22 6-22Process Selection and Facility Layout Dept. A Dept. BDept. D Dept. C Dept. F Dept. E Used for Intermittent processing Job Shop or Batch Process Layout (functional) Figure 6.7 Process Layout

23 6-23Process Selection and Facility Layout Work Station 1 Work Station 2 Work Station 3 Figure 6.7 (cont’d) Product Layout (sequential) Used for Repetitive Processing Repetitive or Continuous Product Layout

24 6-24Process Selection and Facility Layout  Can handle a variety of processing requirements  Not particularly vulnerable to equipment failures  Equipment used is less costly  Possible to use individual incentive plans Advantages of Process Layouts

25 6-25Process Selection and Facility Layout  In-process inventory costs can be high  Challenging routing and scheduling  Equipment utilization rates are low  Material handling slow and inefficient  Complexities often reduce span of supervision  Special attention for each product or customer  Accounting and purchasing are more involved Disadvantages of Process Layouts

26 6-26Process Selection and Facility Layout  Cellular Production  Layout in which machines are grouped into a cell that can process items that have similar processing requirements  Group Technology  The grouping into part families of items with similar design or manufacturing characteristics Cellular Layouts

27 6-27Process Selection and Facility Layout DimensionFunctionalCellular Number of moves between departments manyfew Travel distanceslongershorter Travel pathsvariablefixed Job waiting timesgreatershorter Throughput timehigherlower Amount of work in process higherlower Supervision difficultyhigherlower Scheduling complexityhigherlower Equipment utilizationlowerhigher Table 6.3 Functional vs. Cellular Layouts

28 6-28Process Selection and Facility Layout  Warehouse and storage layouts  Retail layouts  Office layouts Other Service Layouts

29 6-29Process Selection and Facility Layout Line Balancing is the process of assigning tasks to workstations in such a way that the workstations have approximately equal time requirements. Design Product Layouts: Line Balancing

30 6-30Process Selection and Facility Layout Cycle time is the maximum time allowed at each workstation to complete its set of tasks on a unit. Cycle Time

31 6-31Process Selection and Facility Layout Determine Maximum Output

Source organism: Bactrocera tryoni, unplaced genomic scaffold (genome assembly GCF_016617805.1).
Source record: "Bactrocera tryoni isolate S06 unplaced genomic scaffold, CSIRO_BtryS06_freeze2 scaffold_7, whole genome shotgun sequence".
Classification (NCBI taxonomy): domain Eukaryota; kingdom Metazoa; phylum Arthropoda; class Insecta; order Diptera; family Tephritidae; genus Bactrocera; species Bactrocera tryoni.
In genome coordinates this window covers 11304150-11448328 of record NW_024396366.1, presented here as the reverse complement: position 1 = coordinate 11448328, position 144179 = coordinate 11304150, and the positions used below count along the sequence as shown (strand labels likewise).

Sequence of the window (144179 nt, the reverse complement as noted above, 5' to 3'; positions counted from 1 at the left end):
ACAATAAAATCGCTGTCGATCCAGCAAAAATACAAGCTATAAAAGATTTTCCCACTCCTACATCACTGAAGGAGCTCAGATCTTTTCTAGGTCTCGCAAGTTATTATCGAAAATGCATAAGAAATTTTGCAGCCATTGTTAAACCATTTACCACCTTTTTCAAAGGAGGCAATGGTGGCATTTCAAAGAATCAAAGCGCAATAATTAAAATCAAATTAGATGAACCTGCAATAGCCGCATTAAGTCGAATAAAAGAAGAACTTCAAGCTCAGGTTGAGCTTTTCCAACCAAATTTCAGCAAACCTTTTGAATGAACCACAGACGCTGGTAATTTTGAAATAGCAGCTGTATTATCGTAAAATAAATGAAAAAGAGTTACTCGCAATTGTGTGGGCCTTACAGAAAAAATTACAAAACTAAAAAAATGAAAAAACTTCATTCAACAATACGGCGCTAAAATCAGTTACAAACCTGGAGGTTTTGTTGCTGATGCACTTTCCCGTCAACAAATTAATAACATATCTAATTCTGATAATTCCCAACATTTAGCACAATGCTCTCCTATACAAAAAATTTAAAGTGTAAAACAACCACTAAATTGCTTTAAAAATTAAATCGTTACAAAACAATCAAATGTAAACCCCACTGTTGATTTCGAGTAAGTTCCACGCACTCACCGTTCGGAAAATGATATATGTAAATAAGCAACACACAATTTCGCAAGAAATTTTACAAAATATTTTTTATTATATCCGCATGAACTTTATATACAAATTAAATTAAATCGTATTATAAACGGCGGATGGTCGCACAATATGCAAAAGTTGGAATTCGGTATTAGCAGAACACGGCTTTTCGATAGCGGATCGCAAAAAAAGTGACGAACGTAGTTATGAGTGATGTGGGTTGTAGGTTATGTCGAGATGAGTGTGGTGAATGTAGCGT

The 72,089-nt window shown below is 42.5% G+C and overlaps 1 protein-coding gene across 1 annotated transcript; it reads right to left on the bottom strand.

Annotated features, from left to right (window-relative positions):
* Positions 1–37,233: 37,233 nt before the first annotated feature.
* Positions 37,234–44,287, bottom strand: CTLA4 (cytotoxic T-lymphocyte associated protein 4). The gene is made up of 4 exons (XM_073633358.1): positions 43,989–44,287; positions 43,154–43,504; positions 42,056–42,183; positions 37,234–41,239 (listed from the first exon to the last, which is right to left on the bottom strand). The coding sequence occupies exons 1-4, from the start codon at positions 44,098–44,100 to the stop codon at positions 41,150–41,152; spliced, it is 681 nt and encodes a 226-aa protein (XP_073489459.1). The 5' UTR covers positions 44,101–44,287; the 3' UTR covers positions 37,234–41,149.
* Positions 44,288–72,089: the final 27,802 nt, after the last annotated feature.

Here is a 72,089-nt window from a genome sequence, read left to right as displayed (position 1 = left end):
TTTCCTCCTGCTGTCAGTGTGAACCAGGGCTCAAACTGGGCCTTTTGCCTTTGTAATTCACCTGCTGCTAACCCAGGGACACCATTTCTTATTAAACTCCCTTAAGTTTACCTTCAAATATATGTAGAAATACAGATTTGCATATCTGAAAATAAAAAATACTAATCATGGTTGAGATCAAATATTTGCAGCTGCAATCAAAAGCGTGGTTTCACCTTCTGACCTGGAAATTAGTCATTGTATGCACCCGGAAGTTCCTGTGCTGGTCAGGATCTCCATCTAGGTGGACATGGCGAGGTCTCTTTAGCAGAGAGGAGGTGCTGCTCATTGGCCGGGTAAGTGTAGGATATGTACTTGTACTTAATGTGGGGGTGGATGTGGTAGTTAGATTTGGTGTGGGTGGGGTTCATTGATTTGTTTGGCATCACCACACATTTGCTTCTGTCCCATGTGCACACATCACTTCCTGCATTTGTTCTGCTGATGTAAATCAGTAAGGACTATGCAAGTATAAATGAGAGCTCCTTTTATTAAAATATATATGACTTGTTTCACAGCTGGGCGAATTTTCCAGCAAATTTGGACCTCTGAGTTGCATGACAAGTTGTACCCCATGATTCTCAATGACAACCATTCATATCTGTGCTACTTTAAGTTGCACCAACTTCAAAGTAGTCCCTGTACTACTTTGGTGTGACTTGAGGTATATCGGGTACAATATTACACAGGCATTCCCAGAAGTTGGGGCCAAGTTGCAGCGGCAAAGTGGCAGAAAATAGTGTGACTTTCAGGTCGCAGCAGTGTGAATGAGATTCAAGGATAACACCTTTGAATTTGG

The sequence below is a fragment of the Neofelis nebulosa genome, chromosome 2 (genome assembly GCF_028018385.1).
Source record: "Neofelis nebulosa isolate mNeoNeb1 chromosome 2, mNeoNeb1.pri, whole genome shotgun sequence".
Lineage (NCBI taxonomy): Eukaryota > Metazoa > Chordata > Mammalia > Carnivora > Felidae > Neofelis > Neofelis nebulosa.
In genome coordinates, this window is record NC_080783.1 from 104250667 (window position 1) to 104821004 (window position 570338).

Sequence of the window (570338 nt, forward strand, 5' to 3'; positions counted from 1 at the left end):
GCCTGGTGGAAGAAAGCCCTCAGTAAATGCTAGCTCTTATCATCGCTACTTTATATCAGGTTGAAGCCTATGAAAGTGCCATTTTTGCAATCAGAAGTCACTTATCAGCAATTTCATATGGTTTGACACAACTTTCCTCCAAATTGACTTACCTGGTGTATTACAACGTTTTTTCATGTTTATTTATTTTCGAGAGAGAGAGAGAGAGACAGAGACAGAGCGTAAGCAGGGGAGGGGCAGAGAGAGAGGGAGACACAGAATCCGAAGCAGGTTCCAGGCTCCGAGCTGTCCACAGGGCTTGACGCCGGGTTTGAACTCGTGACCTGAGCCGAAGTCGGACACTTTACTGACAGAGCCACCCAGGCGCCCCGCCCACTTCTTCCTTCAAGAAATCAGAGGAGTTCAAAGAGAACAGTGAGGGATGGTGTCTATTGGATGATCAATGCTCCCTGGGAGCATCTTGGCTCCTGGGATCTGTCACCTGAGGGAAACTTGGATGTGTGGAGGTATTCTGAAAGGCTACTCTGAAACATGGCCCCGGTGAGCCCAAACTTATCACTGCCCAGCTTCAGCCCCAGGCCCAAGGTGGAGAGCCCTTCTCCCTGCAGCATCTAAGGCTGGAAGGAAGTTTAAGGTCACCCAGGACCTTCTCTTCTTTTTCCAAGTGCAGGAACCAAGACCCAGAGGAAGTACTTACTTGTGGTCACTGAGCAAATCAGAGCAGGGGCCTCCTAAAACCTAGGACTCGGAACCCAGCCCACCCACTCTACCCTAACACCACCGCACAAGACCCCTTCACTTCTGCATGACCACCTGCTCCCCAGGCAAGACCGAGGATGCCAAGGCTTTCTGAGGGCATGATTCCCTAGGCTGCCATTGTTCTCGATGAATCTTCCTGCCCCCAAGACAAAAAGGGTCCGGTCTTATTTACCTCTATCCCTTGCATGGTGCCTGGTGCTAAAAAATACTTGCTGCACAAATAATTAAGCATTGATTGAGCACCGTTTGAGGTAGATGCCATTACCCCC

32 6-32Process Selection and Facility Layout Determine the Minimum Number of Workstations Required

33 6-33Process Selection and Facility Layout Precedence diagram: Tool used in line balancing to display elemental tasks and sequence requirements A Simple Precedence Diagram a b cd e 0.1 min. 0.7 min. 1.0 min. 0.5 min.0.2 min. Figure 6.10 Precedence Diagram

34 6-34Process Selection and Facility Layout  Arrange tasks shown in Figure 6.10 into three workstations.  Use a cycle time of 1.0 minute  Assign tasks in order of the most number of followers Example 1: Assembly Line Balancing

35 6-35Process Selection and Facility Layout Workstation Time RemainingEligible Assign Task Revised Time Remaining Station Idle Time a, c c none ac-ac bb de-de- de-de Example 1 Solution

36 6-36Process Selection and Facility Layout Efficiency = 1 – Percent idle time Calculate Percent Idle Time

37 6-37Process Selection and Facility Layout  Assign tasks in order of most following tasks.  Count the number of tasks that follow  Assign tasks in order of greatest positional weight.  Positional weight is the sum of each task’s time and the times of all following tasks. Some Heuristic (intuitive) Rules: Line Balancing Rules

38 6-38Process Selection and Facility Layout cd abe fgh Example 2

39 6-39Process Selection and Facility Layout Station 1Station 2Station 3Station 4 ab e f d g h c Solution to Example 2

40 6-40Process Selection and Facility Layout 1 min.2 min.1 min. 30/hr. 1 min. 60/hr. 30/hr. 60/hr. 1 min. 30/hr. Bottleneck Parallel Workstations

41 6-41Process Selection and Facility Layout Information Requirements: 1. List of departments 2. Projection of work flows 3. Distance between locations 4. Amount of money to be invested 5. List of special considerations 6. Location of key utilities Designing Process Layouts

42 6-42Process Selection and Facility Layout ABC Figure 6.12 Example 3: Interdepartmental Work Flows for Assigned Departments

43 6-43Process Selection and Facility Layout  Author’s note:  The following three slides are not in the 8e, but I like to use them for alternate examples.

44 6-44Process Selection and Facility Layout Process Layout - work travels to dedicated process centers Milling Assembly & Test Grinding Drilling Plating Process Layout

45 6-45Process Selection and Facility Layout Gear cutting Mill Drill Lathes Grind Heat treat Assembly Functional Layout

46 6-46Process Selection and Facility Layout Assembly Lathe Mill Drill Heat treat Heat treat Heat treat Gear cut Gear cut Grind Cellular Manufacturing Layout

47 6-47Process Selection and Facility Layout Flexible Manufacturing VD7 Process at Trek Bikes

48 6-48Process Selection and Facility Layout Location/Criteria PS11 Guitar site location

49 6-49Process Selection and Facility Layout Process Overview AB2 Aluminum tubing, suppliers at Hillerich & Bradsby